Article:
Tweede besoek aan Europa / Second visit to Europe
Groene Kade, Brugge 1925. Gemengde media / Mix media (32 x 48 cm). Versameling / Collection: La Motte Museum, Franschhoek
Gate House, Bruges (1925). Olieverf op skilderbord / Oil paint on board. Versameling / Collection: DITSONG Museums of South Africa
Pierneef’s first opportunity to go beyond the borders of South Africa was at the outbreak of the Anglo Boer War, in 1899. Pierneef’s father Gerrit was deported to the Netherlands and all seven of the Pierneef children accompanied their parents. While in Rotterdam, Pierneef enrolled at the Academia Erasmania for evening classes, and he also received drawing classes from an architect. This was officially Pierneef’s first encounter with European art. Soon after, in 1903, the Pierneefs returned to Pretoria.
It was especially during the late 1910s that Pierneef started expressing his wish to return to Europe to study the various art movements. Due to unsuccessful applications for a bursary and the refusal, by the State, of a grant to travel, this wish merely remained a dream.
Following his return from his travels to Namibia his friends advocate Gordon Price and wife Dora organised an exhibition at their home in Pretoria. The proceeds of this exhibition helped Pierneef and his newly wedded wife to plan the return trip to Europe, and on 22 June 1925 Pierneef and May embarked the Banalla, to arrive in London on 10 August.
Pierneef’s ambition and dedication are evident in letters to J S Smit (an advocate and high commissioner of the Union of South Africa in London). In these letters Pierneef expressed his wish to show his work at exhibitions abroad and to study new methods and techniques. He wrote: “My idea is to try to give the Afrikaner people guidance in the sphere of Art in general and especially to lead them to see and appreciate the beauties of their own country in order to lay a foundation for a true Afrikaans Art, because genuine Art frees a nation”.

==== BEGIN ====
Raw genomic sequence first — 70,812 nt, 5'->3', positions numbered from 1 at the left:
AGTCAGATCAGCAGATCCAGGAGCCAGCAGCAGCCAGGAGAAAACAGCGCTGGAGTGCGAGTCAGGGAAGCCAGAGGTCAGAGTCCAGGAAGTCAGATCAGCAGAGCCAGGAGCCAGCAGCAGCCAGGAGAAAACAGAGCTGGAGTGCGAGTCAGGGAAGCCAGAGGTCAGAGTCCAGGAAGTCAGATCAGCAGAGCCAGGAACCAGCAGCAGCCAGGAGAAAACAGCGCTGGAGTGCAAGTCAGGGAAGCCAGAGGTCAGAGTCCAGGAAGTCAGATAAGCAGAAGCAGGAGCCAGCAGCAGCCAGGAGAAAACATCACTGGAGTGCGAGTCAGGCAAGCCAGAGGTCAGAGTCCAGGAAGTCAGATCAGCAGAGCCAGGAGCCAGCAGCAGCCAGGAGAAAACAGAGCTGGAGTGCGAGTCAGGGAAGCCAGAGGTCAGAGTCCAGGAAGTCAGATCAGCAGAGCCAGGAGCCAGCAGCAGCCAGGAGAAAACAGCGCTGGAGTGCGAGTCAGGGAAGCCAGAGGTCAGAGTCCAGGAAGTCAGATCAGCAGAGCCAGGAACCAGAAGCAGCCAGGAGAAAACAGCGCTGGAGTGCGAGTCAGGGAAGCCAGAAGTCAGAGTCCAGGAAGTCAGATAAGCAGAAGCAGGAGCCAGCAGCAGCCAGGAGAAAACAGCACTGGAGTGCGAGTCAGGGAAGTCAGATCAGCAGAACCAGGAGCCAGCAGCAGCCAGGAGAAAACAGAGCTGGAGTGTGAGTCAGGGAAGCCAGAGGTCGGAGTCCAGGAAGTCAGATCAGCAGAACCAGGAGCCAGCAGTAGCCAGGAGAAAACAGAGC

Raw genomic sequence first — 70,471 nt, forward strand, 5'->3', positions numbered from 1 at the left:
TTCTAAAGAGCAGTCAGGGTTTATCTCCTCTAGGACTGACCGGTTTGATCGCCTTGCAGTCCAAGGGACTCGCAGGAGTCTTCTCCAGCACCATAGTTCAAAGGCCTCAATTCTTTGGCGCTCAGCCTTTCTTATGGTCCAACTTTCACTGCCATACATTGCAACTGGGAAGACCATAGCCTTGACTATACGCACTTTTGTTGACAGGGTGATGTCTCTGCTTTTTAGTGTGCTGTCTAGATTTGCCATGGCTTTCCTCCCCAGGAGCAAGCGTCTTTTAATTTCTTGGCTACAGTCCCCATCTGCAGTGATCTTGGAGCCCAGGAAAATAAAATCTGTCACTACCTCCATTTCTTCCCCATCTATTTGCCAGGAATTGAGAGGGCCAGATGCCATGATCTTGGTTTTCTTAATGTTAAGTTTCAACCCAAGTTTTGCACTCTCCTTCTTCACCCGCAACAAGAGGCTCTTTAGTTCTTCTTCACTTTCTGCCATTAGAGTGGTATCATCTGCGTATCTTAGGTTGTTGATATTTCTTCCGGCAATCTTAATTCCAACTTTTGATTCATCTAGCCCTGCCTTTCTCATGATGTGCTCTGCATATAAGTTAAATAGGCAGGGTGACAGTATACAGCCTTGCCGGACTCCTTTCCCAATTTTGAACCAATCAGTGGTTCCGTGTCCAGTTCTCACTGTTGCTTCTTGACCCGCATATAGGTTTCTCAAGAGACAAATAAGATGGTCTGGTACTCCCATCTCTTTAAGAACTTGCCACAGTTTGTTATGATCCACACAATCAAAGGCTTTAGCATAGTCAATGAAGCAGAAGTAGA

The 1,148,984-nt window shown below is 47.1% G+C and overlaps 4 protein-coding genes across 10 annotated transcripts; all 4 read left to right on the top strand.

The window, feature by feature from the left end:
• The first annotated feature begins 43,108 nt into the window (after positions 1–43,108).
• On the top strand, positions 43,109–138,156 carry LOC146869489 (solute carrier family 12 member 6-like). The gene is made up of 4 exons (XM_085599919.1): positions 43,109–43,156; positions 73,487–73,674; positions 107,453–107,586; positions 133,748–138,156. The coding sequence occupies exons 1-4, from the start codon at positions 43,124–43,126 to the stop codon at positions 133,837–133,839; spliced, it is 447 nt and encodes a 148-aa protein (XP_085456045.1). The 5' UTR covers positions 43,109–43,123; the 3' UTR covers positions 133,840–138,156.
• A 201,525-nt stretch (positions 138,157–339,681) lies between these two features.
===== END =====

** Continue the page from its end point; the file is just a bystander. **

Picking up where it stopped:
As early as his first week in London he sold linocuts to the Victoria and Albert Museum. This transaction led to a further collection of 12 linocuts being sold in 1931.
During their time in Europe, Pierneef and May travelled to Düsseldorf, Munich, Berlin, Paris, Antwerp and Bruges. Architectural drawings of Redcliffe Gardens, the Thames, Battersea, Chelsea (London), Gouden Hand Rey, Market Place, Koringmark, Town Gates, Begijnenhof, Minnewater and Mills (Bruges), Montmartre, Le Quai Vert (Paris) and churches in Veere and Amsterdam were made.
During his travels through towns Pierneef made many drawings. Today, art dealers and experts place a high value on these preliminary works, as they are not available in the volumes of sketches and drawings rendered within the borders of South Africa.
Bron / Source
Nel, P G (eds) 1990. J H Pierneef: His life and his work. Cape Town: Perskor. p64-67